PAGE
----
Tanya Mathys' Why

If ever there was a wife prepared for her husband’s cardiac arrest, it was Tanya Mathys of Logan, Utah. She was 39 years old, but she has known CPR since, well, "I am not exactly sure when I first learned CPR, I feel like I have always known it." Her mom was an emergency room nurse and her father was one of the first volunteer EMTs in Utah. "First aid has always been a part of my life."

As if that weren’t enough, she married a firefighter and paramedic when she was 24. Ken and Tanya met at a ski resort where he served on the National Ski Patrol with her father. "Tanya and I have been doing first aid and CPR together for 24 years now," Ken said.

They never thought one of them would be doing it on the other, but that happened on September 9, 2006. It was a shiny Saturday morning and they were just leaving their son Chantz’s soccer game. It was in a farming community in a rural area near their home on the outskirts of Logan.

Tanya was backing out when Ken slumped over in the passenger seat. She didn’t have to think about what to do — after all, she is a health educator and has been teaching CPR through the American Heart Association for 15 years. She threw the van into park, ran to Ken’s door and pulled him to the pavement. He had no pulse and was turning blue. In an instant, she opened his airway and inserted an airway device from the first aid bag in the back of the van. Then she started CPR. One of the other parents at the game called 911.

For 14 minutes Tanya kept rhythmically pumping Ken’s chest, though after eight minutes she turned the breathing over to another adult. "The reason that I had to perform CPR for so long was that we were in a rural area, miles from any sort of hospital or help," Tanya said. "The people that responded were volunteers, who had to stop whatever they were doing and get to their station for their equipment and then to our location."

Ken would be the last person you would think a cardiac arrest risk. "Two days before, I had run the university’s football stadium steps with a 50-lb air tank on with no pain, signs or symptoms," Ken said.

But there had been signs: He’d had two episodes of chest pain, shortness of breath and heavy sweating. After the first episode in May 2006, he had had a treadmill test and complete heart work-up including blood tests for cardiac enzymes, and nothing was found. The same symptoms happened on July 3rd. Paramedics monitored his heart. It showed nothing unusual. "The only thing that would have caught the blockage in his left anterior descending artery would have been an angiogram," Tanya said. "But when a healthy 41-year-old adult passes all the testing and treadmill you don’t usually do an angiogram." The next time he had symptoms was September 9th.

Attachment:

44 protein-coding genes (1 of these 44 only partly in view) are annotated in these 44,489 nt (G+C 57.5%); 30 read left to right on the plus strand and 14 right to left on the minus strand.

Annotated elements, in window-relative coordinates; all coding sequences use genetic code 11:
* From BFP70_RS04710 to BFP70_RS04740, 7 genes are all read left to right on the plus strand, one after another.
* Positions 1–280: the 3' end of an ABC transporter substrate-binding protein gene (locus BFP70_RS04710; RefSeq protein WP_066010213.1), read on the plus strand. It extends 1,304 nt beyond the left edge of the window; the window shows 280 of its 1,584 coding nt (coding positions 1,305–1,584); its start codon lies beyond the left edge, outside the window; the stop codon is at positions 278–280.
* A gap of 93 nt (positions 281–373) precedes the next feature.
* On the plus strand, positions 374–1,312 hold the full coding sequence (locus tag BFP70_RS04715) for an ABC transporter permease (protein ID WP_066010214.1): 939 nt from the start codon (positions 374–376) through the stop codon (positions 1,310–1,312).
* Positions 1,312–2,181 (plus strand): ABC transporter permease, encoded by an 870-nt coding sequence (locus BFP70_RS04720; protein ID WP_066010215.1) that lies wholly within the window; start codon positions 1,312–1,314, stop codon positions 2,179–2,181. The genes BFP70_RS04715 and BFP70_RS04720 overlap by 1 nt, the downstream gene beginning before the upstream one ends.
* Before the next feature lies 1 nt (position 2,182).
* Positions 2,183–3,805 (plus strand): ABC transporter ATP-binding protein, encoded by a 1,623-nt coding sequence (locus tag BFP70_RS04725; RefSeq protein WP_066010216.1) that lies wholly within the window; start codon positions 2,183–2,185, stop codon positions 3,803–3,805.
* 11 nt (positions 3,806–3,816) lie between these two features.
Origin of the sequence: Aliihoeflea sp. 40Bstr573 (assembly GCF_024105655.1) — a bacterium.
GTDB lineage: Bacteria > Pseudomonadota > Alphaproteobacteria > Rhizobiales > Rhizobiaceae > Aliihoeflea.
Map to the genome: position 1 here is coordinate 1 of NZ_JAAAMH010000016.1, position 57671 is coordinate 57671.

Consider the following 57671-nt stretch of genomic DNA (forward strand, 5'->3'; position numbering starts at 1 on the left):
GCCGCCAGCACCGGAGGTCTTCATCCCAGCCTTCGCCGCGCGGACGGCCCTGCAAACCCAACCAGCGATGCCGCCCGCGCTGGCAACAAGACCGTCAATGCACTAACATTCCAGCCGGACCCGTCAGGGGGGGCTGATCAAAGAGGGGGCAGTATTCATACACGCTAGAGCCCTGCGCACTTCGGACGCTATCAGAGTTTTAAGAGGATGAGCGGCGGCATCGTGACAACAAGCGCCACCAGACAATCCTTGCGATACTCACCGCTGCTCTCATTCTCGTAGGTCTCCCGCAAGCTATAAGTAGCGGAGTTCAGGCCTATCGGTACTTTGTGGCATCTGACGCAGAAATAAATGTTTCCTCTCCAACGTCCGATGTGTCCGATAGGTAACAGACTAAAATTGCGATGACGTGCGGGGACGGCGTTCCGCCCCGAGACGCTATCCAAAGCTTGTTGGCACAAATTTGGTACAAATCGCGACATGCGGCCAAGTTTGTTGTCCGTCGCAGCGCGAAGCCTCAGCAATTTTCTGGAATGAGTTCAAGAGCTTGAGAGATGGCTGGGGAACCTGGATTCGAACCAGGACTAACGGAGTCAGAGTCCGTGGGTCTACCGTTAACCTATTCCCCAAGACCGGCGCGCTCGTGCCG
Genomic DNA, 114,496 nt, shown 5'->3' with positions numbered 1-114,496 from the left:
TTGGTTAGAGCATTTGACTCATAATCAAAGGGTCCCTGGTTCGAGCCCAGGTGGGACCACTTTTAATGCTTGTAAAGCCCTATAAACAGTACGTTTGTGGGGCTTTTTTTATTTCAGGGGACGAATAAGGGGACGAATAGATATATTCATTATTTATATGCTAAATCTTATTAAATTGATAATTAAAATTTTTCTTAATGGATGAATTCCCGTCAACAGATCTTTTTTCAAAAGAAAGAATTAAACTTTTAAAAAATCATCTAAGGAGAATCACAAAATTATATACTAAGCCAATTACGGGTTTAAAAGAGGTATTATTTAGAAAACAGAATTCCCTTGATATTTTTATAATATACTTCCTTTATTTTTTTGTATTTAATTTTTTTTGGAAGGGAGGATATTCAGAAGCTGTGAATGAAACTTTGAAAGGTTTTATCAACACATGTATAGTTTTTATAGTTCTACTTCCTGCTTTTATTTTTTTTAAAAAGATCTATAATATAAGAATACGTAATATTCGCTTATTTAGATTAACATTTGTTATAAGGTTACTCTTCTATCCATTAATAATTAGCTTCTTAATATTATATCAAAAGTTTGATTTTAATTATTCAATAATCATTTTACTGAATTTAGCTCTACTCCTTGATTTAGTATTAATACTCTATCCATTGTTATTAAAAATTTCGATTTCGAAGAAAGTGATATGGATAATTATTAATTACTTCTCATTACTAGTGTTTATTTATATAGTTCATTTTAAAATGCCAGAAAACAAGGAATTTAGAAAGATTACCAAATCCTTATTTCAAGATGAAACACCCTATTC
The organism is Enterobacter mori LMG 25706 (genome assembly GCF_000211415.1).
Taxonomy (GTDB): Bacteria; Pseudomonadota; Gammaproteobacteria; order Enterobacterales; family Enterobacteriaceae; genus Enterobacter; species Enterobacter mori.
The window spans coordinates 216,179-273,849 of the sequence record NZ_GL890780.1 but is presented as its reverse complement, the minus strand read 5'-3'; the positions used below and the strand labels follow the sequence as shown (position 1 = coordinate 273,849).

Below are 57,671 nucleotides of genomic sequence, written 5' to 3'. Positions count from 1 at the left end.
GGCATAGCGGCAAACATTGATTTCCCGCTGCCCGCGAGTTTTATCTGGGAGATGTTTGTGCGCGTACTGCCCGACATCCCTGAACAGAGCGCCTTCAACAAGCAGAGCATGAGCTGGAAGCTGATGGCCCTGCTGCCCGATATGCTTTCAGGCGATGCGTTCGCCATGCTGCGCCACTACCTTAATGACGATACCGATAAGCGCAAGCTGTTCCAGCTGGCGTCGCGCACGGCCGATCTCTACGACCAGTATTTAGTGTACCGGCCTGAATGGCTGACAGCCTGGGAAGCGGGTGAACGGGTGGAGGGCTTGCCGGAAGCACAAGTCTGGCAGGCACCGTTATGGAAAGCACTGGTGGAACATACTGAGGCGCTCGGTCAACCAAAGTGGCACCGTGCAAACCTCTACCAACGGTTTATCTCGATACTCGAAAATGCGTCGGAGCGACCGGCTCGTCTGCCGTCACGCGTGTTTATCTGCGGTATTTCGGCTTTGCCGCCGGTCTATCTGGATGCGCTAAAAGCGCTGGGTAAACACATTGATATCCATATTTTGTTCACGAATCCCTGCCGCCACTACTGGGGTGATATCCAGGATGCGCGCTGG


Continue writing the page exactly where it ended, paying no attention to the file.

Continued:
Tanya and Ken Mathys with their kids (clockwise from left) Kirsten (15), Colton (15), Chantz (18), Parker (15) and Dillan (23)

The ambulance took Ken to a small hospital nearby where he was stabilized, then airlifted to a larger trauma center. There an angiogram located the blockage, and he was put into a coma to let his heart heal a little bit before undergoing a single-vessel bypass. When Ken woke up ten days later he had no memory of what had happened. He thought he had been in a fire. "To this day, he remembers the night before this happened, which was our 14th anniversary, but does not remember anything before waking up in the hospital ten days later," Tanya said.

"Statistically speaking, Ken should not be here, let alone continue being a fire fighter and paramedic," Tanya said. "Fourteen minutes is a long time to perform CPR. But it proves the point that if good CPR is started immediately after sudden cardiac arrest, enough oxygen can be delivered to the brain and heart to sustain the patient until advanced help arrives. Teaching everyone to know CPR will save lives!"

Tanya admits that if Ken gets heartburn or has a funny look on his face, she panics a little bit, however the Mathyses have also learned through this that you cannot live life wondering what might happen or worrying that something bad will happen. "We do all we can to be healthy, we know first aid and CPR and we have taught our kids these as well," Tanya said. "We approach life with a living attitude and enjoy every aspect of it. We spend a lot of time being active with our five kids. We all ski together, play soccer together, camp and hike. Sometimes we need to stop and remember when life gets crazy, that it could be so very different right now. We really try to appreciate all the things we have to be thankful for, especially each other! Our family is our why."

Watch a video of Tanya and Ken sharing their story in their own words


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